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The Orion

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Chico State's independent student newspaper

The Orion

Campus sticks with Blue Light Phones

Infographic courtesy of Chico State

Some college campuses are getting rid of their Emergency Blue Light phones in favor of smart phone safety apps, but Chico State isn’t planning on making the switch.

UC Davis is one of the colleges that are moving away from the Emergency Blue Light phones in favor of new technology. Recently, a variety of smartphone apps have been made, or are in development, that can do the same job as the campus Emergency Blue Light phones. One app called BlueLight has taken what the phone system does and added more safety features.

With close to 40 of the Emergency Blue Light phone towers in place around Chico State, the University Police continues to believe the lights are a cornerstone of school safety.

“It’s another option we have for people to stay safe on campus,” said Corinne Beck, University Police lieutenant.

In the 1970s, Chico State Women’s Center, now known as the Gender & Sexuality Equity Center, received a grant that provided funding for the emergency systems, said Robyn Hearne, University Police chief. Since that time, especially the last 10 years, the system has been consistently updated.

“It takes a lot of maintenance to keep them up, but it’s small compared to their usefulness,” Hearne said.

What makes the Emergency Blue Light phones effective is their proximity around campus and the speed in which the University Police are notified. Having a general location of the incident is also helpful.

In recent years, Chico has updated some of the phones, adding cameras to see what is happening right in front of the machine, Beck said.

Activating the Emergency Blue Light phone can also give a quicker response to a possible emergency. At the University Police station, Beck said they have three levels of priority to which they answer calls:

  • The highest priority: calls to the 9-1-1 number
  • Second priority: an activated Emergency Blue Light phone system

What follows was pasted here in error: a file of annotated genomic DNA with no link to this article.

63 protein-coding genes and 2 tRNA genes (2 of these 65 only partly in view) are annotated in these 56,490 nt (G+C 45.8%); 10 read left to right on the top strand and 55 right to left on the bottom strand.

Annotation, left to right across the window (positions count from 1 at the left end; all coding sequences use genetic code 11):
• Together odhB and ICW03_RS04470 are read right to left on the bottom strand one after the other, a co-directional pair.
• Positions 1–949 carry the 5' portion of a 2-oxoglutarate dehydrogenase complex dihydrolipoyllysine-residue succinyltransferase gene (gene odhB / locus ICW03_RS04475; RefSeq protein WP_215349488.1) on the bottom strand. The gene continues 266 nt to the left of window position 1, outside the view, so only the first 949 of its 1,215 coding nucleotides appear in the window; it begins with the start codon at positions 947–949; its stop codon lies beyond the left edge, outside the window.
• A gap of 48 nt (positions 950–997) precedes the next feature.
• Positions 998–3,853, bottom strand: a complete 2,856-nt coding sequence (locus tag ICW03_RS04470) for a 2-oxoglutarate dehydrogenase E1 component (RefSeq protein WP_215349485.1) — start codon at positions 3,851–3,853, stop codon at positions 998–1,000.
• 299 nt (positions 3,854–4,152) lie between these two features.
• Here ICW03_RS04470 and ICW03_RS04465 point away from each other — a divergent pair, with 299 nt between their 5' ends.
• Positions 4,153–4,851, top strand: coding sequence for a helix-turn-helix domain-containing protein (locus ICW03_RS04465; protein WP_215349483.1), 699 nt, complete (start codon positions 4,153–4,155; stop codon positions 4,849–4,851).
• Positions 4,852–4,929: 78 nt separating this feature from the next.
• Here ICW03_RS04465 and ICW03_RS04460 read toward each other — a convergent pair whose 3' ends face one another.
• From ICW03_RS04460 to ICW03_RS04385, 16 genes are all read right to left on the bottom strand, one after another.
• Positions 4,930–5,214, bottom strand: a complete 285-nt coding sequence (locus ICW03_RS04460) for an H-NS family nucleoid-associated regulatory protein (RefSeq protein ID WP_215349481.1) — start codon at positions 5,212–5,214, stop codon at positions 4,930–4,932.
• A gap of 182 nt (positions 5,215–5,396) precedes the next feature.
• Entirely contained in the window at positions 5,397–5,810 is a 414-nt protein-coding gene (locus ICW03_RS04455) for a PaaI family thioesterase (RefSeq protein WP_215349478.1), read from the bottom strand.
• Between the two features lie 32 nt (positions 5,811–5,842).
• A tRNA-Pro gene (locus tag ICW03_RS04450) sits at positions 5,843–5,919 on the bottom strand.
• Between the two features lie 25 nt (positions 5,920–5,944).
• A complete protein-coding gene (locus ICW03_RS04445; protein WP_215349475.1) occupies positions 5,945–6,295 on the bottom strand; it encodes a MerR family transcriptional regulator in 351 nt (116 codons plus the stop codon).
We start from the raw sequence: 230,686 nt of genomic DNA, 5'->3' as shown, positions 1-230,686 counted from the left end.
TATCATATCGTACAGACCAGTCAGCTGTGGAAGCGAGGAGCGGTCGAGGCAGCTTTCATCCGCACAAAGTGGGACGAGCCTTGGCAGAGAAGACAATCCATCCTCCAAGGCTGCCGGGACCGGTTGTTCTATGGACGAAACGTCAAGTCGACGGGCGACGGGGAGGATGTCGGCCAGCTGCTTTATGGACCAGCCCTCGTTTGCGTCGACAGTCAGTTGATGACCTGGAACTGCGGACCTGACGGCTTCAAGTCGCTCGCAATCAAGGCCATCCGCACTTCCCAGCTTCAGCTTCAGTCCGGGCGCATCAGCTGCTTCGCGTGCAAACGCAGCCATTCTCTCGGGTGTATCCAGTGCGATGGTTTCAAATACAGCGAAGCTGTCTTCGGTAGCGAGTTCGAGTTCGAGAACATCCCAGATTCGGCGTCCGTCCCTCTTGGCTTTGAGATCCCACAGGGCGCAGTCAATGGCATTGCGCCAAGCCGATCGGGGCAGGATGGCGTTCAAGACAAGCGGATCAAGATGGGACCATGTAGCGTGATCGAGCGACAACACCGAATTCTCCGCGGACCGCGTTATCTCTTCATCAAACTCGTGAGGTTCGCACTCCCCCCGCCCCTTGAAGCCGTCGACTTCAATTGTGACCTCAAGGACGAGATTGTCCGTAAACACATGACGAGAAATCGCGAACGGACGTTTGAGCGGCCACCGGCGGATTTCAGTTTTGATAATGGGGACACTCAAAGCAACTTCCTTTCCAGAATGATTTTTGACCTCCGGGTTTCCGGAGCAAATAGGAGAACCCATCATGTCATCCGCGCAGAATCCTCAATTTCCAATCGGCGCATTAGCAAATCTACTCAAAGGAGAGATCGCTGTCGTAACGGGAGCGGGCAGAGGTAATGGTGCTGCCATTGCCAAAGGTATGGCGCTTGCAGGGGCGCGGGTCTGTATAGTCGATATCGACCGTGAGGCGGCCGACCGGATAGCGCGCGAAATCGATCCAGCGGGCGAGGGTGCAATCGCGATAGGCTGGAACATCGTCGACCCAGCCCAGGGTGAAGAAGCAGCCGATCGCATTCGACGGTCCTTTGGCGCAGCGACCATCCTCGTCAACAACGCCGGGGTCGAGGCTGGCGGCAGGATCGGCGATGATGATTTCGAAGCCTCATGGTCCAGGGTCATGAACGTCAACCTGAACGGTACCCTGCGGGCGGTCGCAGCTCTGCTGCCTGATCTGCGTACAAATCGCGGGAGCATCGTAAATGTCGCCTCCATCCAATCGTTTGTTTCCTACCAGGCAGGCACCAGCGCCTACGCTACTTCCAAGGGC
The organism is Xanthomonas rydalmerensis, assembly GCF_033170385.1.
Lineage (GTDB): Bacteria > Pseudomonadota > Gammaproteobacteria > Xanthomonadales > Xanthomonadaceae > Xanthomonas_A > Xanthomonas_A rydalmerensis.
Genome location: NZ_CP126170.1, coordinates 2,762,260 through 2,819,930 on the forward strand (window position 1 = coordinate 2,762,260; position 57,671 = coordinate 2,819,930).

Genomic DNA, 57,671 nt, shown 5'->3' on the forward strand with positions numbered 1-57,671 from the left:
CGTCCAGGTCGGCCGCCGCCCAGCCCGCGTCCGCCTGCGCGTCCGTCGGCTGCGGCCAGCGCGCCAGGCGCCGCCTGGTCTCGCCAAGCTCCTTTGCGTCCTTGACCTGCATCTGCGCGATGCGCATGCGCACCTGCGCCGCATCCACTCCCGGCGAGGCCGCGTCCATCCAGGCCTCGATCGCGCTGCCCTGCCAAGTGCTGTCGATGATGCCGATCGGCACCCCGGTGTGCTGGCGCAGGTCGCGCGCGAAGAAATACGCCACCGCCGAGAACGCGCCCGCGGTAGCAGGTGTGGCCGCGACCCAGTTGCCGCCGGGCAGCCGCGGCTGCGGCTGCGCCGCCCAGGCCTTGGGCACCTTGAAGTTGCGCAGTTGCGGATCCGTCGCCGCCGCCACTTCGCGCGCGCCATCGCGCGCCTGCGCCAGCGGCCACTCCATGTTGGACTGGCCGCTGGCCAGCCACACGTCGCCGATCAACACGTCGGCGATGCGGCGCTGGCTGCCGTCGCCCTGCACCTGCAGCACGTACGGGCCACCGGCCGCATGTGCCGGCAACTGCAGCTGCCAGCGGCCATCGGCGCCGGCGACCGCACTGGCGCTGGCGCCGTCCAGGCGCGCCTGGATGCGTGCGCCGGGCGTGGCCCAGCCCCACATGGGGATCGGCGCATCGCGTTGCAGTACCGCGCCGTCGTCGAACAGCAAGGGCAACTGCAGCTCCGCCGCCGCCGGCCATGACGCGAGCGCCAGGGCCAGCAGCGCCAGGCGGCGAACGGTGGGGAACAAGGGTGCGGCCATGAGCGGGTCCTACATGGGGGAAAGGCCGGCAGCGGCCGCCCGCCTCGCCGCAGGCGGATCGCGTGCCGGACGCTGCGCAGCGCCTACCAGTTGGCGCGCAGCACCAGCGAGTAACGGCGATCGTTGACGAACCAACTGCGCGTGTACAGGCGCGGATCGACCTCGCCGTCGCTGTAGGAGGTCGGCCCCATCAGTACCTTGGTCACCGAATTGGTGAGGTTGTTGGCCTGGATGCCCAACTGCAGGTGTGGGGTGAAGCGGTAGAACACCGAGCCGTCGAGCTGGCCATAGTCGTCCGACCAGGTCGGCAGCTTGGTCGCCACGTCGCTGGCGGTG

• Last priority: a non-emergency dispatch call.

Chico State still has some issues with the current system. Besides the constant upkeep needed, there are incidents where the on-campus phones are abused and used for prank calls, Beck said.

When the phones are activated, the University Police will always send officers to the area to ensure that there is no one in danger, Lt. Beck said.

Although some of the phones now have cameras, not all are equipped with the technology so there is not always an automatic visual available.

“Before cell phones, the only option you had on campus was to use the Emergency Blue Light phones,” Beck said.

With the increase of smartphones, companies have started developing phone apps that will do a similar job to what the Emergency Blue Light phones do.

The BlueLight app provides a pinpoint location for the person sending a distress message using the phone’s data plan as well as a variety of other campus safety-friendly features, including:

  • Location accuracy of 60 feet or less
  • Access to the app’s emergency response system from a phone’s lock screen
  • A message system that allows a selected contact to see where the user is at all times and alerts them when the user arrives at their destination

UC Davis got rid of most of their on-campus Emergency Blue Light phones in 2011 because of the wide use of cellphones on campus and the installation of wireless 911 notification, according to the school’s website.

“I believe it is always important to have an understanding of the latest technology and to understand what we might be able to learn from it,” said Emily Peart, Chico State’s Safe Place coordinator. “I do believe, however, that the Emergency Blue Light phones are highly effective in providing a reliable resource for individuals in emergency situations.”

Both Lt. Beck and Chief Hearne agreed that Chico State’s use of the phones is both needed and effective on campus, but they are open to developments in the future.

“We’re always open to see what is out there as technology advances,” Beck said. “We’re always trying to look into something that will benefit us on campus.”

Robert Engels can be reached at [email protected] or @sullayyy on Twitter.

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